Now I was facing my toughest challenge. How in the world does this game end? This took a whole day of me puzzling it over before I had the slightest clue. I tried to consider thematic approaches, then mechanical approaches. Finally, while I was thinking of mechanics, I considered set collection. In my newest designs, I often like to test mechanics I haven’t really played around with.
For some reason, I liked the sound of set collection but I didn’t care for how static it can feel some times. Additionally, I didn’t want to make this game a take-that experience so I tried to figure out how to make this process fluid. That’s when I came up with the concept of creating a stack.
As you play the game, you create a stack. This gives you adjacency between cards above and below one another. So, I figured this would be an interesting way to build in a set collection that also represents how you played the game. I polished it off with a bit of creativity on how it fits into the theme and I was ready to write down some notes.
Time to Write it All Down
The notes I wrote had everything you see here. They also contained probably the most complex and uninteresting scoring matrix I ever came up with in a game. It was so bad I told my wife I didn’t like it. Thankfully our play-testers really helped clean this up.
After writing the first outlines, we slapped rules together and put it up in the 2014 Card Game Design Contest not really to win, but to get a few more play-testers involved. As far as designs go, this was done fast and dirty. Thankfully, it has been showing to have some legs and decent replay value.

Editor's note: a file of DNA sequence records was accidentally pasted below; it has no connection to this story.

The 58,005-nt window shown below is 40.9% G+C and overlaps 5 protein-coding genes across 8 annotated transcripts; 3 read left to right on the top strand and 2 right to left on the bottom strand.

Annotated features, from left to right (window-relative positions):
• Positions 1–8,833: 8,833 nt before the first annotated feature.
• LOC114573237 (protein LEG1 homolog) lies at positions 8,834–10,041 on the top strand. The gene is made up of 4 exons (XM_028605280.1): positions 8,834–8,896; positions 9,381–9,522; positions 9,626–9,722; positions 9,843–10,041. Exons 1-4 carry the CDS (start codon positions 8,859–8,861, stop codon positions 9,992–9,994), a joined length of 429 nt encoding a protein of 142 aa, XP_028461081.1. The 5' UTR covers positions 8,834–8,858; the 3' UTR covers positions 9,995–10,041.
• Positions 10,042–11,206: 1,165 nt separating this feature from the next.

The next step for the game is to tighten up the rules and thematic verbiage and finally get some diagrams to make explaining things easier. What is interesting is that we may know an artist that will be perfect for this project. Hopefully she’ll have some time to help.
This has, so far, been a great example of putting into practice all the little things I’ve noticed while playing and designing games. It follows the rule of a clean design where it felt done once I took everything away I possibly could while using components to their maximum ability. It’s really an experiment I’ve really enjoyed.
Voting in the Contest
Sarah here! If you’re interested, the voting for the contest goes until September 30th. Here is where you can look over the entries and vote. Project Dreamscape has been entered into the Large Deck category, but don’t feel you have to vote for us. Though we do appreciate the support.
Print and Play
If you’d like to print out Project Dreamscape and play-test it, we’d love the feedback. Please check out our Work In Progress thread. The files linked there aren’t the most up-to-date. Once the contest is over at the end of September, we’ll upload the revised rules. But there is a lot of discussion in the thread that should help clarify things so please scroll down and read.
Hope you’ve enjoyed this look into how my husband Will designed Project Dreamscape. We’ll definitely be talking about it more in the future as our goal is to get this one up on The Game Crafter eventually. Pleas leave any comments you have below. I’d especially be interest to know whether you enjoyed this kind of entry. If so, I’ll do what I can to prod Will into writing more in the future.
This blog chronicles the game designing journey of husband and wife team Will and Sarah. Mostly written by Sarah, this blog is meant to be informative, interesting and fun. Oh, and a historical account so we can come back in the future and laugh at our naive selves. ;-D
- [+] Dice rolls